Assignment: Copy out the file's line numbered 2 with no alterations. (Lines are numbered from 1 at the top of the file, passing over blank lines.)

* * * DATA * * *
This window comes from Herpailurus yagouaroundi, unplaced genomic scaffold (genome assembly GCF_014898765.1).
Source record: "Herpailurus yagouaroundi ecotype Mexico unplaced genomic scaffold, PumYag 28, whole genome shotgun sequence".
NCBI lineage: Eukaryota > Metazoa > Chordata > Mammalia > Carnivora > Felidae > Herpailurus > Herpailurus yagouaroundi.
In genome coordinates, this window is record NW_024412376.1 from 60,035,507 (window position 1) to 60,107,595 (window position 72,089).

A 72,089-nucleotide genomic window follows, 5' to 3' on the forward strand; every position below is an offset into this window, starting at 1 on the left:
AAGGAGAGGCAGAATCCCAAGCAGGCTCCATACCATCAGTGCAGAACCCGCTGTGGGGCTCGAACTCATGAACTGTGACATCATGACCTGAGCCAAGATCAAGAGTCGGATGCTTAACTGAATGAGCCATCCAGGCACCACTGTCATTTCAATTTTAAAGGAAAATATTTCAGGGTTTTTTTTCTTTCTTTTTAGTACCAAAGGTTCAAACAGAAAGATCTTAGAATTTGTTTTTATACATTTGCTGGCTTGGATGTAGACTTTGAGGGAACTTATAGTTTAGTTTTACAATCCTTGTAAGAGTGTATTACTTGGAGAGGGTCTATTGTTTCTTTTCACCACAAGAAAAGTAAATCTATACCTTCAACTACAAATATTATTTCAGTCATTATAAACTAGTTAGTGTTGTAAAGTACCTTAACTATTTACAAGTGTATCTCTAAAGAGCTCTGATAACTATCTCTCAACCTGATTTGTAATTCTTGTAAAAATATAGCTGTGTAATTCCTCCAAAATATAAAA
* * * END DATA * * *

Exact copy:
Source record: "Herpailurus yagouaroundi ecotype Mexico unplaced genomic scaffold, PumYag 28, whole genome shotgun sequence".